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Songwriting Guides
Writing a song
Middle 8

A middle 8 is so called because it is a section in a song that tends to happen towards the middle of the song, and tends to be eight bars in length. The purpose of this section is to break up the simple repetition of a verse/chorus/verse/chorus structure by introducing new elements into the song. This can be a new chord sequence and melody, maybe a big change in the arrangement of the song, or even an instrumental solo. These new elements in the song help to keep the listener interested in what's happening, much like a subtle twist in the plot of a novel or movie. Of course, there is no rule that says the middle eight has to be eight bars long, but that is the most common length. Here's an example:

Oh let our love survive
Or dry the tears from your eyes
Let's don't let a good thing die
When honey, you know
I've never lied to you
Mmm yeah, yeah

Suspicious Minds (James)

This middle 8 slows the pace of the song and allows the audience time to reflect on the strong emotion of the whole lyric before the pace picks up again for the finale of the song.

It can be exciting to allow a singer to freestyle over an instrumental section.
Steve Hillier

A great middle 8 will keep your audience interested in your song. Here are some ideas on how to keep everyone awake at the back:

  • Some of the best middle 8s reveal something new in the lyric, a subtle twist or revelation in the subject matter. This is a classic way of keeping a listener's interest; just when they unconsciously feel they've heard everything you have to say in the song, you rekindle their interest with something new.
  • How about repeating the melody and lyric from the chorus, but over a new and different chord sequence? This can create some very interesting musical effects.
  • Sometimes it can be exciting just to allow a singer to improvise (or 'freestyle') over an instrumental section in your song, maybe singing without specific words ie, bah bah bah, la la la!
  • Try changing key. If your song is in a major key, try changing to the relative minor key for your middle eight (the relative minor key is three semitones lower than your major key, so A minor is the relative minor to C major).
Gwen Dickey
Rose Royce and Norman Whitfield stumbled across the signature sound of 'Love Don't Live Here Anymore' by accident.
Listen to the interview Audio help
Jeff LynneJeff Lynne
Was particularly pleased with a tricky harmonic progression in ELO's 'Living Thing'. "There's one chord change that makes the whole song."
Listen to the interview Audio help
Send us your views or read other peoples'
Send us your comments on: Middle 8

will philips / gent
"son of a preacher man" has one of the best middle eights i know of . after the middle 8 comes the chorus but instead of beginning with the A major chord they start on the D major chord. wonderfull lift, great vocal arrangement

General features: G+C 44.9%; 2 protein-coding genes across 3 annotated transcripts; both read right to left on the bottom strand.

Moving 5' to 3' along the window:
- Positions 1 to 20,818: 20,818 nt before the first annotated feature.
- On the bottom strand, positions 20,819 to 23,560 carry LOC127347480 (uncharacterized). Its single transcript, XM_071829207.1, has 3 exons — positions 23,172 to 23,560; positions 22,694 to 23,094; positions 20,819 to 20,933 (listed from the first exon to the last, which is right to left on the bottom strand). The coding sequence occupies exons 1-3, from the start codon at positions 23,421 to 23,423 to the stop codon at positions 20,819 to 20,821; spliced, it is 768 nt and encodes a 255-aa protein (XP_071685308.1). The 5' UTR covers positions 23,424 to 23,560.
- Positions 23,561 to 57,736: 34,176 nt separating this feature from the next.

Jim, Cambridge
One of the most startling and accomplished examples of a middle eight is in Every Breath You Take (Sting/Police) - "Since you've gone I've been lost without a trace...". A good indicator of how important this part of the song is to the overall success of the song is to contrast the Police original with the P Diddy remake, which omits the middle eight. At least in my view, the cover is a poor imitation because of it. See the detailed coverage of this song elsewhere on this website.

Lorenzo Hall, Wilmington
This review is really halpful. I went back and listented to some songs to see what kind of affect the middle 8 provided, and it has a great impact on the tension and excitement of a song. For examole, Holiday in Cambodia by The DK's has a middle eight section before each chorus and it really leads the listener into the chorus very well.

Earl Birmingham
In reply to Holly, If your song is structured oddly (not 4/4 time or 4 bar sequence) then a middle eight might not be needed (e.g. Strong Enough by Sheryl Crow). But if the song really needs a middle eight then a switch in time might be needed (e.g. Money by Pink Floyd). Say the song is three chords in C. It uses any three of: Cmaj, Dm, Em, F, G, Am, Bm. Try Adding any of the other chords from the list, one of them should work. Or look for a new structure to complement that of the verse/chorus. To add resolution try to end a middle eight on a chord that 'leads' to the opening chord of your verse e.g. G or Bm (Bm7b5 if you're adventurous) both 'lead' to C. Regards

Casey K, Cambridge
Dear Simon Ball, I think you'll find the article is perfectly correct about the 3 semitones below. Think C major: 1 semitone below: B 2 semitones below: B flat 3 semitones below: A I will express your apologies in your honour. Thanks!

Simon Ball, Birmingham
Good article, but being pedantic by nature, I must point out that the relative minor of a major key is 4 semitones below, rather than 3. Thanks!

kimster, malaysia
Am listening to Keane's Everybody Changes and trying to figure out which part is the middle eight. Is it the part which goes: "So little time try to understand that I'm trying to make a move just to stay in the game I try to stay awake and remember my name but everybody's changing and I don't feel the same"

Holly Tooze Birmingham
Hi. I Need Your Help! I have done a melody-verse-chorus of a Ballad using three chords, but I am having a problem with the middle 8.if I fit an extra chord to get a middle 8 making it four chords to the song, would the song be dated. Holly

Songwriting Guides Writing a Song Genre Structure Verse Chorus Melody Tempo / Rhythm Harmony Lyrics Beginnings Endings Ideas Rhyme Middle 8 Hooks Performing Working with Other Writers In the Studio Publishers Record Companies Management Staying on Track
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